training, etc).



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4   RISK AND RISK REDUCTION

    Threats to a successful project
    Software Development Projects, if large, can carry significant risks.


    The three main risks to projects are:
        They do not complete on-time
        Major cost over-runs occur
        They do not meet the original specified objectives


    In addition to these risks other significant problems can occur:
        The technical performance of the system is inadequate
        There is a lack of user acceptance of the system
        Shifting priorities due to lengthy timescales may reduce the project’s
        importance or change requirements.


    Risk management

    This consists of the following steps:

        Identification of the risks
        Estimates of the effects and costs of things going wrong
        Estimation of the probabilities of the events occurring
        Ranking of the important and more likely threats
        Decision as to the way in which the risks are to be handled.


    Risk assessment

    The level of risk can be calculated by:

        Using a checklist of potential risks;
        Setting a weighting to all risks;
        Scaling the identified risks;
        Multiplying weights by scale to produce a score.


    The scores can then be compared against pre-set limits.

    Risk analysis helps to identify areas which require special consideration and
    additional planning as well as greater management attention.


    Risk reduction

    Concentration on the following areas will help to minimise risk of project failure.

        Project Quality Plan
        Project planning
        Project management
        Standards
        Post project review




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                                                                    Page 6 of 6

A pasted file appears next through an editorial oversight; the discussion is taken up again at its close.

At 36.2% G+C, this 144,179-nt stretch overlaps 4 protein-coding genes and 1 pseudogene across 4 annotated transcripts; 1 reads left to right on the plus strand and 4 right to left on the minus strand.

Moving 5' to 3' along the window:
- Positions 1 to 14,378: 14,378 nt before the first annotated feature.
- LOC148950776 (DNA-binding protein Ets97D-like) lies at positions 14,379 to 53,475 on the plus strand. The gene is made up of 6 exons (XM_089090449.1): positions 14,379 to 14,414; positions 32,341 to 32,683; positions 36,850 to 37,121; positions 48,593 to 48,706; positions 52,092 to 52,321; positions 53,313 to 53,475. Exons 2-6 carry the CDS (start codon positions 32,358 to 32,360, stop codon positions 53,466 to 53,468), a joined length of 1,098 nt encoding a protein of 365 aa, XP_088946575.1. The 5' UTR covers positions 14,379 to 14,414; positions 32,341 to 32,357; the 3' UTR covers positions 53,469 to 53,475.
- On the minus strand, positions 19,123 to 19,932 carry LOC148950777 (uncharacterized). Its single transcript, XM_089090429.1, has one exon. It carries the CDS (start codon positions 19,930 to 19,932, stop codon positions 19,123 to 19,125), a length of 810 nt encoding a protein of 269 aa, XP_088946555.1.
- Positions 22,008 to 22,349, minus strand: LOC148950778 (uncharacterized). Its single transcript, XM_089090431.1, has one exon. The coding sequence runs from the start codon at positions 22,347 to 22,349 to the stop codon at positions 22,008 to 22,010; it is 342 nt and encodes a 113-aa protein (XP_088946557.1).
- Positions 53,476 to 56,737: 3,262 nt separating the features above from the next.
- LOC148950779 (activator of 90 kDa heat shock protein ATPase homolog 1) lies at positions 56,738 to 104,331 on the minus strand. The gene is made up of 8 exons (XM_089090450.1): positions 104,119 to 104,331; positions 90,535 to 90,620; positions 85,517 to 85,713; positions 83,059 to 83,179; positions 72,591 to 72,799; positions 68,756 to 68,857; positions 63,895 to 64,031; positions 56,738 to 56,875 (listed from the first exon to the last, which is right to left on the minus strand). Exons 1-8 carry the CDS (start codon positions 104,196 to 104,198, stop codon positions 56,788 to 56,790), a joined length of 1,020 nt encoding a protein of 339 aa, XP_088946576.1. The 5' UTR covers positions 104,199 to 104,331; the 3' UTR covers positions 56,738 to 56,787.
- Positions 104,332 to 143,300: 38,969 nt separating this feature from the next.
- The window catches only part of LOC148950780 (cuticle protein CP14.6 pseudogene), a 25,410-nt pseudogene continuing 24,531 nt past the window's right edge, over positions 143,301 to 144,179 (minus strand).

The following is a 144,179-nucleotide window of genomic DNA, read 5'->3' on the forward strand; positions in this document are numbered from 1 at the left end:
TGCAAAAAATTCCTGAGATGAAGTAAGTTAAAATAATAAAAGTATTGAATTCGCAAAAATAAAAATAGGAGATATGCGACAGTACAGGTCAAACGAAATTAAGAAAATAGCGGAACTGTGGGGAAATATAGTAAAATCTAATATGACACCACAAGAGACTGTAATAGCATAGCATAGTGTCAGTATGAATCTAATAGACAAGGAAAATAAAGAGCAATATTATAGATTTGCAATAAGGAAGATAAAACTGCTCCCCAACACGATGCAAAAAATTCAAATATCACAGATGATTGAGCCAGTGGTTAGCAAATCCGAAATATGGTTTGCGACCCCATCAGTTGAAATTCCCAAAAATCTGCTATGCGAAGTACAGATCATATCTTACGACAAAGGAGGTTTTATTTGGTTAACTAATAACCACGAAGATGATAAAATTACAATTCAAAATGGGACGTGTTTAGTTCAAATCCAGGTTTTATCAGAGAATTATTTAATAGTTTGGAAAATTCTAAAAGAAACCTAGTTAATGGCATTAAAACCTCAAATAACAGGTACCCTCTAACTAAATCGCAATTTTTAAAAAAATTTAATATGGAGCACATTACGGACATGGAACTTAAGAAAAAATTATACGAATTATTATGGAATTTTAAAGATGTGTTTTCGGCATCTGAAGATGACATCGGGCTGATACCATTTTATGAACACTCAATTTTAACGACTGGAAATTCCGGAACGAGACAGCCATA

5   THREATS TO THE PROJECT

    The following is a summary of the types of problems that can threaten the
    success of a project, together with some methods to minimise these risks.


        Threat                        Ways of minimising threat

     1. Poor planning              1. Use of CPA and Gantt charts

                                   2. Implement constant progress review, together with
     2. Few control mechanisms
                                      standardised reporting mechanisms

                                   3. User requirements should be thoroughly examined
     3. Specification changes         at the systems analysis stage, using walkthroughs
                                      or prototyping

                                   4. The network diagram should identify the critical
     4. Unrealistic deadlines         path on which management’s attentions should
                                      be concentrated

                                   5. Management should ensure that the budget (in
                                      terms of finance and manpower) is correctly
     5. Under-resourced budgets
                                      balanced to ensure that the project can be
                                      successfully completed

                                   6. Training of project managers in management skills
     6. Poor management
                                      as well as technical skills